Google Quizzed by France on Privacy Rules for Android, Cookies

Google Inc. (GOOG), the world’s largest
Web-search provider, was questioned by France’s data protection
authority to determine whether policies for mobile devices
running its Android operating system and information collected
using “cookies” violate European privacy rules.

The National Commission for Computing and Civil Liberties,
known by its French acronym as CNIL, asked Google to reply to
the list of 69 questions on its privacy policy before April 5,
according to a statement today on the regulator’s website.

The questions “reflect the need for legal clarifications
on your new privacy policy and in particular on the sharing of
user data across Google services,” according to CNIL’s letter
to Google Chief Executive Officer Larry Page.

Google’s privacy policy is under review by France’s data-
protection agency acting on behalf of other European regulators.
The Mountain View, California-based company defied two requests
by CNIL to suspend changes to the policy while it determined
whether those changes comply with European privacy standards.

Google is “confident that our new simple, clear and
transparent privacy policy respects all European data protection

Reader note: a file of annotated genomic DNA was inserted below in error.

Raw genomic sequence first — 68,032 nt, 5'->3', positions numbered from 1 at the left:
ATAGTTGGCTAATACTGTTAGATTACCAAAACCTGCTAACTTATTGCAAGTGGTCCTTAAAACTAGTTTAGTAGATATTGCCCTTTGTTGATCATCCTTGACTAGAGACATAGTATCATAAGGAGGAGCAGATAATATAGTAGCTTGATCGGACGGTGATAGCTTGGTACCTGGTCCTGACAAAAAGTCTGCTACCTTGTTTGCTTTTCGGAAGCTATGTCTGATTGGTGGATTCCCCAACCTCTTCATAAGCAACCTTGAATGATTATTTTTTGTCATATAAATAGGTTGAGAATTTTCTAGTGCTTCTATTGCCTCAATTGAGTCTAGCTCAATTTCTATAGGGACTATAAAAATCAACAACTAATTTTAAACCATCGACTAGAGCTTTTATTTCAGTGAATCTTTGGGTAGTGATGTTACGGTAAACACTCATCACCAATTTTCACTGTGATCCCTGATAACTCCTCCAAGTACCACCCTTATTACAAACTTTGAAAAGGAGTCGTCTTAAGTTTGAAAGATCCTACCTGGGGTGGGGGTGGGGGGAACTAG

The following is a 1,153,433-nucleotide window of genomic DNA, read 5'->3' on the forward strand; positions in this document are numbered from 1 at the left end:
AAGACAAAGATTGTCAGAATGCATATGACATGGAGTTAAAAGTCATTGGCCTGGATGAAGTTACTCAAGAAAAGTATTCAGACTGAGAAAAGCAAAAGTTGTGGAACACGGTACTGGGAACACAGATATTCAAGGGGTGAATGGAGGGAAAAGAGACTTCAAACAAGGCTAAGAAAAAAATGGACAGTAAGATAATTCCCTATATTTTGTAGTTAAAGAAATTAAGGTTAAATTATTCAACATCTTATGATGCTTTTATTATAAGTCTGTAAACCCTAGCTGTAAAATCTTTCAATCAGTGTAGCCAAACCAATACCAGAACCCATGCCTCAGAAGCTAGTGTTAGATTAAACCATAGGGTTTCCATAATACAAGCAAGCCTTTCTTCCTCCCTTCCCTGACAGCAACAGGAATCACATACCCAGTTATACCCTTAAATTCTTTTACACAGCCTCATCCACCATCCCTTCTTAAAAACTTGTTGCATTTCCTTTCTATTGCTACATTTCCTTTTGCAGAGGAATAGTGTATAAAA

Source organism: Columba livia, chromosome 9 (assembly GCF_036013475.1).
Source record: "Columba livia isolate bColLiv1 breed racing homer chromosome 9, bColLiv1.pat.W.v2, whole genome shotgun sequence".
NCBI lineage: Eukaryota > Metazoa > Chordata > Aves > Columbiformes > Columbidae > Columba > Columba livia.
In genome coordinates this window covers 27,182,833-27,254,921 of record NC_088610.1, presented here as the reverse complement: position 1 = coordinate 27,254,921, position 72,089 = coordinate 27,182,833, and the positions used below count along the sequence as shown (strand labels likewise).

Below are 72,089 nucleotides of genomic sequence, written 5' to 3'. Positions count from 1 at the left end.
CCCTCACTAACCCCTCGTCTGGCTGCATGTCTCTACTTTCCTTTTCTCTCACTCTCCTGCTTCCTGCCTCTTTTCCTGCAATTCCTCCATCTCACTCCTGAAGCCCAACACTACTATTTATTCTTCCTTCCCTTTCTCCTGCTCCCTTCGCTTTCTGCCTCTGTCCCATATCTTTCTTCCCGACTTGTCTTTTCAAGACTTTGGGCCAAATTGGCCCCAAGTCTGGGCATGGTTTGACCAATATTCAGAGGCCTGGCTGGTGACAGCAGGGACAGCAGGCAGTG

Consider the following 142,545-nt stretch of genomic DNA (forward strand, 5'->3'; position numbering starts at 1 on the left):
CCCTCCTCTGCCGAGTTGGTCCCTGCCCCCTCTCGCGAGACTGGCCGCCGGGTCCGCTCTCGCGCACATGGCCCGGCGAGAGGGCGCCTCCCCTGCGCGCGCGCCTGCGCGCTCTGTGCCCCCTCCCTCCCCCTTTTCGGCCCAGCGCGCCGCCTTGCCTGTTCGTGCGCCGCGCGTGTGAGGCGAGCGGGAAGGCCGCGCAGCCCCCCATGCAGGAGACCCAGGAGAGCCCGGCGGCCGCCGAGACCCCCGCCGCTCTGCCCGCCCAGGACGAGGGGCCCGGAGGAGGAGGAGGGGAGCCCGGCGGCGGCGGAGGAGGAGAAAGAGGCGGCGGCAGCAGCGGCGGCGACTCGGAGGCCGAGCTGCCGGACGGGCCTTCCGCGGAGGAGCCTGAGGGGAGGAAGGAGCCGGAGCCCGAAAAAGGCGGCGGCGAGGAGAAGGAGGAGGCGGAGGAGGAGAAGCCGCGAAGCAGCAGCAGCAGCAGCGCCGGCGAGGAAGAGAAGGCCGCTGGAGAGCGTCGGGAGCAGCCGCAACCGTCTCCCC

laws and principles,” the company said in an e-mailed statement
acknowledging it had received letter dated March 16 and would
respond “in due course.”

CNIL, which worked with other European agencies to devise
the list, asked Google about which services would cause a cookie
called “PREF” to be stored on the user’s equipment, and what
information it would collect and why.

Safari Browser

The regulator didn’t cite Apple Inc. (AAPL)’s Safari Internet
browser in sections on cookies and browser settings, though it
did ask when Google might “consider it legitimate to circumvent
browser enabled third-party cookie blocking” and whether it
recognized a user’s browser settings as a way to say what sort
of tracking and privacy was expected.

In the U.S., the Federal Trade Commission is examining
whether Google effectively deceived consumers by planting
cookies on Safari, bypassing Apple software’s privacy settings,
said a person familiar with the matter last week.

Google said last week it “didn’t anticipate this would
happen” with the cookies and said it has been removing the
files since the issue was uncovered.

Google’s Android, used on smartphones and tablet devices
made by companies like Samsung Electronics Co. Ltd., is also a
focus of CNIL’s questions. The regulator asked if devices
running the operating system leave personal information like
contact lists, text messages and location data accessible to
mobile applications.

CNIL asked Google when it would combine data, either from
different user accounts on the same family computer or from
“authenticated services” like its Gmail e-mail platform to
services like Google Maps, which don’t require authentication,
if the function is done on the same browser or computer.

To contact the editor responsible for this story:
Heather Smith at

To contact the editor responsible for this story:
Anthony Aarons at

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